Keen to differentiate his latest work from recent academic film essays such as The Story of Film: An Odyssey and A Story of Children and Film, Mark Cousins switches his own telltale narration for that of a woman, Helen Bereen, who he has rather unusually cast as Belfast itself.
Encouraging the city to speak for herself, he proceeds to tease out a number of microcosmic stories to serve as his ode to the city he grew up in: starting at Stranmallis, where salt meets sweet, and eventually arriving at present day, in a cafe where a lively Protestant woman and her Catholic friend regularly meet for coffee.
It’s a strange premise, but one which immediately distinguishes I Am Belfast from other such documentaries; after all, Simon Reeve’s recent two-part series for BBC Two contained a whole host of insightful interviews with Belfast citizens but couldn’t count a direct dialogue with the city incarnate among them. Not beholden to a historical, religious or political perspective, Cousins is free to pick and choose the subjects that interest him, as a Northern Irish national and an international filmmaker.
This plays to his strengths, and as with his film commentary I Am Belfast relies heavily on Cousins’ own musings and analysis to give it a personal tilt. He’s even reconstructed one of his own mother’s anecdotes, about a shopping trip gone awry and the bus driver who saved the day.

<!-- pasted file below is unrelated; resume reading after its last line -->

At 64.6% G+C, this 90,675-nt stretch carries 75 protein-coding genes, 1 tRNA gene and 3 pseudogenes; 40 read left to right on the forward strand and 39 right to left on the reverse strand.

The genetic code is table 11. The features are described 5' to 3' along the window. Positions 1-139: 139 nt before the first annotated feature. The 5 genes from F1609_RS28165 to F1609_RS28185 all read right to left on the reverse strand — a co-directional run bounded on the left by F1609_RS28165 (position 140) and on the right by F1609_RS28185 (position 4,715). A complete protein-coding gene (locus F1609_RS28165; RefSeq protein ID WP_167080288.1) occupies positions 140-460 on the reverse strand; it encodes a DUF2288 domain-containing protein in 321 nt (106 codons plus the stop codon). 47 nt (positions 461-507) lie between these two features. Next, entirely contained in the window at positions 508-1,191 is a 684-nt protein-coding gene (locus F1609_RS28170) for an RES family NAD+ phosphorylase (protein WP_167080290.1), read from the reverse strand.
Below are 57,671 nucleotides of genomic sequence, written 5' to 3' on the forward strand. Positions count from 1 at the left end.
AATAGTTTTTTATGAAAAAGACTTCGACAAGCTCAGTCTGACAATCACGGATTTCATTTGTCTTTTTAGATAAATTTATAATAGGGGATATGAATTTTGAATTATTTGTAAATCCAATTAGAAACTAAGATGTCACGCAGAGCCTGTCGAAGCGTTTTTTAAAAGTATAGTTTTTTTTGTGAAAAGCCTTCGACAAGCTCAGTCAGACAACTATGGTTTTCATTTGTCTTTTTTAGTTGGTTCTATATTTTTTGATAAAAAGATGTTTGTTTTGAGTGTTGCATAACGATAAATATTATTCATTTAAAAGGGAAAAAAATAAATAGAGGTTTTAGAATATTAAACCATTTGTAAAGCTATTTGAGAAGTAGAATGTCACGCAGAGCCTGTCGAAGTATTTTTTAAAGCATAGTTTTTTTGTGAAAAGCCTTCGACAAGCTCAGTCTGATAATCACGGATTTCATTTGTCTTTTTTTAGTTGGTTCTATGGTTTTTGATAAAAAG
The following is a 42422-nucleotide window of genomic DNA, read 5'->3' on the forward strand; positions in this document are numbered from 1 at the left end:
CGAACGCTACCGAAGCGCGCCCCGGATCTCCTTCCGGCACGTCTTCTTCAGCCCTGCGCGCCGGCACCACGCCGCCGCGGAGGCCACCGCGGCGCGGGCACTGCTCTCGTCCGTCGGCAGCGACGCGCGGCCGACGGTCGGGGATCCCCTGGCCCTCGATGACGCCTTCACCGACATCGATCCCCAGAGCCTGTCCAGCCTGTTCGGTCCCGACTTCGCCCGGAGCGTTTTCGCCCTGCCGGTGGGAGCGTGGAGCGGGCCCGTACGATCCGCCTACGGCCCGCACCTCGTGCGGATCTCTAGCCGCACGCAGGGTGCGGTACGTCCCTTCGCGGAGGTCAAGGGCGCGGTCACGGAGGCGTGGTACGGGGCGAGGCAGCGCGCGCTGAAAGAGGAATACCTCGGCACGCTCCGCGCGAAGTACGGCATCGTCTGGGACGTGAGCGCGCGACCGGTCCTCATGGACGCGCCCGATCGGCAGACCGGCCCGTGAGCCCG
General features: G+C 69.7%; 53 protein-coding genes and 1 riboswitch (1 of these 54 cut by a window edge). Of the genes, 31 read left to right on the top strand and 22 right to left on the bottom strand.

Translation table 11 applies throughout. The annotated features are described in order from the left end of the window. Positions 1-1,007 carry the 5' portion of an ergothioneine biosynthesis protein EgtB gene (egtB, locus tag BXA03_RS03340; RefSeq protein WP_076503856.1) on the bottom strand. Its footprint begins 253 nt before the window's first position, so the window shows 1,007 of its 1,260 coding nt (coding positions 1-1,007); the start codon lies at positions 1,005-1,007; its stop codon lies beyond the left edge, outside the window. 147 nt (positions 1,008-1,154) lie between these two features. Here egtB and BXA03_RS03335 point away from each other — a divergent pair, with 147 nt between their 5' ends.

So what do an amphibious fish-man and an army of undead French soldiers have to tell us about Belfast, you might reasonably ask? Well, it’s difficult to say; while Cousins’ free-associative questioning might have a lucid quality his dreamlike reasoning has little to do with logic.
Other apparently quintessential symbols of Belfast include colourful walls, theatrical buildings and homeless people, apparently, though it’s hard to see how any of these exhibits might be considered unique to a single city. Cousins is attempting to read Belfast’s peace lines the way a palmist might a life line (he walked every one of its streets in preparation for the project), but as with divination his insights are only likely to interest those with a vested interest or shared history. To lose a certain Northern Irish colloquialism, he throws an awful lot jam on his back but only some of it actually sticks.
It is inevitable, then, that the most successful aspect of I Am Belfast is that devoted to the Troubles, the era of Northern Irish history viewers are most likely to be familiar with. The subject is sensitively handled, with both Cousins and Bereen showing a reluctance to revisit the trauma but a determination that to do it justice nonetheless. Cousins, raised a Catholic, avoids obvious bias by taking an impartial perspective, that of seagulls floating above the chaos and indiscriminately feeding on human flesh. Equally affecting is his curiosity as to whether three Scottish soldiers lured from a pub by the IRA and executed atop Squire’s Hill might have followed the same route as Charles Dickens on one of his visits to Belfast over a hundred years before. But again, these asides tell us little about the city itself or the people who live there.
A curiosity rather than a comprehensive study, I Am Belfast is pleasant company throughout thanks to a strong central performance by Bereen, stunning cinematography from Christopher Doyle and a scintillating soundtrack tied together by David Holmes’ score. You won’t learn an awful lot about Belfast, past or present, but you’ll see just how much the city means to someone who now lives in Edinburgh.